THE REPUBLIC OF UGANDA
IN THE HIGH COURT OF UGANDA
HOLDEN AT MBALE
CIVIL APPEAL NO. 139 of 2013
(ARISING FROM TORORO CIVIL SUIT NO. 61 OF 2010)
- MALABA TOWN COUNCIL
- GEORGE ALFRED OBORE
- OKALLANY SAMUEL BAKER....................................RESPONDENTS
BEFORE: THE HON. MR. JUSTICE HENRY I. KAWESA
The Appellant was dissatisfied with the judgment of his Worship Emuria Charles of 4th October 2013 at Tororo under Civil Suit 61 of 2010.
Under the memorandum of appeal six (6) grounds of appeal were listed. Appellant argued ground 1, 2 and 3 together, grounds 4 and 5 were argued separately. Respondents jointly argued grounds 1 separately and the rest of grounds 2, 3, 4 and 5 together.
I will therefore address the grounds in the order of presentation by the appellant.
The duty of this court as a first appellate court was well articulated in Kifamunte Henry v. Uganda Cr. Appeal No. 10/1997. This duty involves re-evaluating the evidence with a view to make new conclusions thereon but bearing in mind that the court had no chance to listen to or observe the witnesses.
With that in mind; I now consider the grounds of appeal as follows:
Grounds 1, 2 and 3:
The background to the appeal is that plaintiff was owner of the residential house. He entered into a tenancy arrangement with 1st defendants vide its agents D.2 and D.3. The terms were reduced in a document and the parties each undertook to commence the said terms on 1st August 2005. On 28. August 2005 the defendant wrote to plaintiff rescinding the contract on the basis of plaintiff’s “Failure” to provide a “finished produce” as agreed before finally signing and executing the contract (see plaint).
Plaintiff sued for breach contract.
The defendants denied the liability raised by plaintiff setting up a counter claim in defence that it was the plaintiff to blame for the breach.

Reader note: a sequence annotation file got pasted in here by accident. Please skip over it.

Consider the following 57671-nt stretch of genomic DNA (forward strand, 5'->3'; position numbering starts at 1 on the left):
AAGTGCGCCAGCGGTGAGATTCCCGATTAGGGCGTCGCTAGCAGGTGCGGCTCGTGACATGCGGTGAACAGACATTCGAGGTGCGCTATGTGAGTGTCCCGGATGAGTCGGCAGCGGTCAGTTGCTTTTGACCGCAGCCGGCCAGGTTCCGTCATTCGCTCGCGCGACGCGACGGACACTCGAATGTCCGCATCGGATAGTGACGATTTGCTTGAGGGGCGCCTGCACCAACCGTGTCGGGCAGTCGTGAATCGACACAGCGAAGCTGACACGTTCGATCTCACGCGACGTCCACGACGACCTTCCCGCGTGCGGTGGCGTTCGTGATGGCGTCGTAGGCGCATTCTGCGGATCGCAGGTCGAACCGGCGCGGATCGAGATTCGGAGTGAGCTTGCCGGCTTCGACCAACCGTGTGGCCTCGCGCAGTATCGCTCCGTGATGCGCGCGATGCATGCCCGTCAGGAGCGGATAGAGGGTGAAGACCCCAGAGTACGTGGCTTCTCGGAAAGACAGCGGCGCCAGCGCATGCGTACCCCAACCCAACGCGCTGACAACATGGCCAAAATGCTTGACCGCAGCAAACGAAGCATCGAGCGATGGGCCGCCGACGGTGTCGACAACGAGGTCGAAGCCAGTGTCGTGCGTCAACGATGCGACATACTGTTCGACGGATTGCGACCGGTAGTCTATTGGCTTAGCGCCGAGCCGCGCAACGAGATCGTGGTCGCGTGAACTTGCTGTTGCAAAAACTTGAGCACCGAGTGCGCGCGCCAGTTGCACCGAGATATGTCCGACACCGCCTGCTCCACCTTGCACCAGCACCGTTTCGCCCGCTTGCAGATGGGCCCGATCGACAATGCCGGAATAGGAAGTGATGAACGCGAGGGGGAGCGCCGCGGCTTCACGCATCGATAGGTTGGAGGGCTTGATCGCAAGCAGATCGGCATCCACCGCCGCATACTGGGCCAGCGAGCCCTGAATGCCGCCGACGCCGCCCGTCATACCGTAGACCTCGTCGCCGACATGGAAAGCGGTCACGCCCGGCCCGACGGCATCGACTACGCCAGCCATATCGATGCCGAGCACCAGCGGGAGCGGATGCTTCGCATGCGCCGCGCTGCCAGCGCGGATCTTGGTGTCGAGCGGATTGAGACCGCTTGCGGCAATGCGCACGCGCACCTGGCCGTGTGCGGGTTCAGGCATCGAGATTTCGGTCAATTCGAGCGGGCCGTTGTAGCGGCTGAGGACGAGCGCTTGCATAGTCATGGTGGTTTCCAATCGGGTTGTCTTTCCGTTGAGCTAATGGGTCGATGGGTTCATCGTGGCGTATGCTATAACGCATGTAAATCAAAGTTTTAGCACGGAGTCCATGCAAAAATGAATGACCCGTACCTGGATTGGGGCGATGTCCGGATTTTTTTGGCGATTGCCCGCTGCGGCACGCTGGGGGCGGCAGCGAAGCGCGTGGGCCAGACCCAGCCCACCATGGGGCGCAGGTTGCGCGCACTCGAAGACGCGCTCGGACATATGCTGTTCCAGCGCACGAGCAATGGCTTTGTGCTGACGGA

The learned trial magistrate after conducting the trial found for the defendants, hence this appeal.
Two issues were framed for determination by the lower court. These were:
- Whether or not the tenancy agreement was breached and if so by who.
- Remedies available.
The evidence before court was briefly as follows:
PW.1 Obwana Peter who was the plaintiff. he tendered the agreement as EP.I and other documents in evidence contained in EP.2.
PW.2 Kasirye Siraj, who renovated the house and drew a bill of quantities.
PW.3 Luutu Daniel officer from IGG who tendered Exp.3, PE.4, EP.5.
DW.1 Obore George Alfred who said the signing of the document was done pending drawing of a final agreement and paying of rent (P.47 of typed proceedings). He also stated that by 01.08.2005 the premises were not ready! Hence they were (Council) forced to write to plaintiff canceling the agreement.
DW.2 Malinde Charles.
DW.3 Samuel Baker Okallany.
DW.4 Owori Wilberforce- these witnesses identified a number of documents as indicated on record.
From that evidence the learned trial magistrate concluded that the tenancy agreement as presented was varied by oral evidence that there was an implied term of the contract that the plaintiff was to pass on a “finished product”.
The learned trial Magistrate, basing on exception to S.92 Evidence Act under the parole evidence rule, allowed the defendant to lead evidence of the implied warranty habitability. Basing on that and other findings, he terminated both issues for the defendants.
This is the appellant’s complaint that the learned trial Magistrate erred in law and fact and the judgment occasioned a miscarriage of justice, when the learned trial Magistrate admitted the Respondent’s parole evidence to explain the terms of tenancy agreement. He referred to the case of DSS Motors Ltd vs. Afri Tours and Travel Ltd HCCS No. 12 of 2013, and Jacobs v. Batvia & General Plantations Trust Ltd (1924) 1 Ch.287.
In their joint submissions the Respondents argued that according to Exp.1 – Tenancy agreement this agreement was to commence on 1st August 2005 and so learned trial Magistrate was right to state at page 4 paragraph 4 that the tenancy had never commenced by time of the suit because premises were not habitable; and were not occupied.